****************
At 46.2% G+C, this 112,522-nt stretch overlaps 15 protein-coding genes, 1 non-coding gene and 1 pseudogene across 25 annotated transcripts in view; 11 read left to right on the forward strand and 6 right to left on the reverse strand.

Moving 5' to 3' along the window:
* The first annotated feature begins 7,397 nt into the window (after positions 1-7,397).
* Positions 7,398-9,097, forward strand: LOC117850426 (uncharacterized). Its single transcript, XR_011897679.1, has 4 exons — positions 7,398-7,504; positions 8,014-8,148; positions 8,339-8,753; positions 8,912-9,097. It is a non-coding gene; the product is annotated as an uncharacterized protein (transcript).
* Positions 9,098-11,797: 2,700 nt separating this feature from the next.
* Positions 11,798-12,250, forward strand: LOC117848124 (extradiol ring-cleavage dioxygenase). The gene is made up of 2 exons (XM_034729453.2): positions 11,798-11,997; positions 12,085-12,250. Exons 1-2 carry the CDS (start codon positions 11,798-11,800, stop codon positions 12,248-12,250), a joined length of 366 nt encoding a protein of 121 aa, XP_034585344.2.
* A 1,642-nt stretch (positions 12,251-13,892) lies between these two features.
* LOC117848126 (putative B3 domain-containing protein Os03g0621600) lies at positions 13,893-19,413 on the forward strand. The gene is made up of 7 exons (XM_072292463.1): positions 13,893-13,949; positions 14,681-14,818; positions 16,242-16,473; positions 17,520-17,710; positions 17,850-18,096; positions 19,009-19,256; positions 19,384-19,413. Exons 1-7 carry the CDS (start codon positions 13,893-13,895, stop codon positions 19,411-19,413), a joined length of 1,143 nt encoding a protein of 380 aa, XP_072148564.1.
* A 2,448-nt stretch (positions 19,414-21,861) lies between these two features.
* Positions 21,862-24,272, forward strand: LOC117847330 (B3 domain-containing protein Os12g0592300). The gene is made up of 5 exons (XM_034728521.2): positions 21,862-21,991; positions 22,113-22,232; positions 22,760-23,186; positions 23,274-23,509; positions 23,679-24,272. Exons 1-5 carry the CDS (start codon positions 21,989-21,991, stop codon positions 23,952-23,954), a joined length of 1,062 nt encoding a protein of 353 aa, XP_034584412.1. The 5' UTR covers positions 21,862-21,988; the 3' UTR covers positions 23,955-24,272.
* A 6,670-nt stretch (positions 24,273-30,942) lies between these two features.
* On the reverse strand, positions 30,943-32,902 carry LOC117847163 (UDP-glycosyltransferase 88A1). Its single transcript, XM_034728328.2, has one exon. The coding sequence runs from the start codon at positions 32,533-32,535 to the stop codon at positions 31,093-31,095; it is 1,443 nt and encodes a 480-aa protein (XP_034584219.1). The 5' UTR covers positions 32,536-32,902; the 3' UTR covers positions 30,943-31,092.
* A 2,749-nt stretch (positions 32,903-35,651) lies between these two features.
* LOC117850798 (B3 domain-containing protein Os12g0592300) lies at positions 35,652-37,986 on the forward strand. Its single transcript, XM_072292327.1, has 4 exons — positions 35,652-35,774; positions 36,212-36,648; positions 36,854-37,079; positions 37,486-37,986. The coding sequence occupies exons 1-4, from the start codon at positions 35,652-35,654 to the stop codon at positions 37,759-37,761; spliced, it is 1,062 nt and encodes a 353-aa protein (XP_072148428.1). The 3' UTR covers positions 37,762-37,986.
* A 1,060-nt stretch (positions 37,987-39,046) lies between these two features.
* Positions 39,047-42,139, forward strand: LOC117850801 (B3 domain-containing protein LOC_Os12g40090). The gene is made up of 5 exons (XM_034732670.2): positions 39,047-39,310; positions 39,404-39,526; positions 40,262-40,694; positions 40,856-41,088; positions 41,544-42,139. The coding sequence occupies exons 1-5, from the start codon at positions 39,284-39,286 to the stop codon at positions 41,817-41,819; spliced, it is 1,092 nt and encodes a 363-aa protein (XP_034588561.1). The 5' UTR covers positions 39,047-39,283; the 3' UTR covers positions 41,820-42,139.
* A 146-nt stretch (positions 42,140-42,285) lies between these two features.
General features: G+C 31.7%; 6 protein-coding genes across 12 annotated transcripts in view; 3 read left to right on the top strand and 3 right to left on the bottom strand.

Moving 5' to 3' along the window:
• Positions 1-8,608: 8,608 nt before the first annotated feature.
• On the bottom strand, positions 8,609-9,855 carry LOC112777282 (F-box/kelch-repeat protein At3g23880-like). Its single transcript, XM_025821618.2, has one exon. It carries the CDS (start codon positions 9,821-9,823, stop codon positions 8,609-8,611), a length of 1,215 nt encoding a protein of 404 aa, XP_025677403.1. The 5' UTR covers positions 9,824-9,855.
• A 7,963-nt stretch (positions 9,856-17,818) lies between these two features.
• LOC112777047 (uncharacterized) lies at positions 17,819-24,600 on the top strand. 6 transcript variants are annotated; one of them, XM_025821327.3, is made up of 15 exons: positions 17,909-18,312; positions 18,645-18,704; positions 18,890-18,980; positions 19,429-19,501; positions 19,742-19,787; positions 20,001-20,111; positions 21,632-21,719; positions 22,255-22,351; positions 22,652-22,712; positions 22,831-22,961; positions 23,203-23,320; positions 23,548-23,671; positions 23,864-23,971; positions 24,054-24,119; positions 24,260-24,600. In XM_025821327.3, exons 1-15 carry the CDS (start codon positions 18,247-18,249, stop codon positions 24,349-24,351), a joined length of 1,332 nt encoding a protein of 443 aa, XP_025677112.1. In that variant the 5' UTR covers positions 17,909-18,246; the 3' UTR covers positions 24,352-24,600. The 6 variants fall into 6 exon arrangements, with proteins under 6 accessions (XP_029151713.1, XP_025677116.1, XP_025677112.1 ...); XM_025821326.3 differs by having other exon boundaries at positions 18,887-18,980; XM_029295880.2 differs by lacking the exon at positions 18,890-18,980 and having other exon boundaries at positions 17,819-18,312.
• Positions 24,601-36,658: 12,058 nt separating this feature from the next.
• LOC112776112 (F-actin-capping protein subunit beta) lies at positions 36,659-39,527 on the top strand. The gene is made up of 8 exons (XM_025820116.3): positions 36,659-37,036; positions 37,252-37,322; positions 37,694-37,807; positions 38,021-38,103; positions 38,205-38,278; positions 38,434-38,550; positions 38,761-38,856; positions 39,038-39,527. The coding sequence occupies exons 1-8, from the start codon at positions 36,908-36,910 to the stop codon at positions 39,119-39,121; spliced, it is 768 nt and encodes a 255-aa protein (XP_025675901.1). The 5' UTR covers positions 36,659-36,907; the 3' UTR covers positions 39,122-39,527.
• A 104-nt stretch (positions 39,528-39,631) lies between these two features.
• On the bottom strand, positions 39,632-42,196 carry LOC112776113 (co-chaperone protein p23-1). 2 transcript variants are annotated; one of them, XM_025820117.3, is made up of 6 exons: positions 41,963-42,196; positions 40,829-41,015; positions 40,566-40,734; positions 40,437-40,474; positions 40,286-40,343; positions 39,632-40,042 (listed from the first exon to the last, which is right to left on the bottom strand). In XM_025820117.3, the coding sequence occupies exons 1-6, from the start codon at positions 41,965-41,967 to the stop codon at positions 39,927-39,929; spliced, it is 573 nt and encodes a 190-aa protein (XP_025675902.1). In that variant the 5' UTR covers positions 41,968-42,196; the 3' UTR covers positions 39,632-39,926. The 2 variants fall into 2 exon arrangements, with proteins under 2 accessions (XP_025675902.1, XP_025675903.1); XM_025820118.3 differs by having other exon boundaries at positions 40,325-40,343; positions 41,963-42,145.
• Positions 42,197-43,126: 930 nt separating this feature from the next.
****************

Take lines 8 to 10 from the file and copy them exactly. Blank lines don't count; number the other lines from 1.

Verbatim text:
* LOC117848126 (putative B3 domain-containing protein Os03g0621600) lies at positions 13,893-19,413 on the forward strand. The gene is made up of 7 exons (XM_072292463.1): positions 13,893-13,949; positions 14,681-14,818; positions 16,242-16,473; positions 17,520-17,710; positions 17,850-18,096; positions 19,009-19,256; positions 19,384-19,413. Exons 1-7 carry the CDS (start codon positions 13,893-13,895, stop codon positions 19,411-19,413), a joined length of 1,143 nt encoding a protein of 380 aa, XP_072148564.1.
* A 2,448-nt stretch (positions 19,414-21,861) lies between these two features.
* Positions 21,862-24,272, forward strand: LOC117847330 (B3 domain-containing protein Os12g0592300). The gene is made up of 5 exons (XM_034728521.2): positions 21,862-21,991; positions 22,113-22,232; positions 22,760-23,186; positions 23,274-23,509; positions 23,679-24,272. Exons 1-5 carry the CDS (start codon positions 21,989-21,991, stop codon positions 23,952-23,954), a joined length of 1,062 nt encoding a protein of 353 aa, XP_034584412.1. The 5' UTR covers positions 21,862-21,988; the 3' UTR covers positions 23,955-24,272.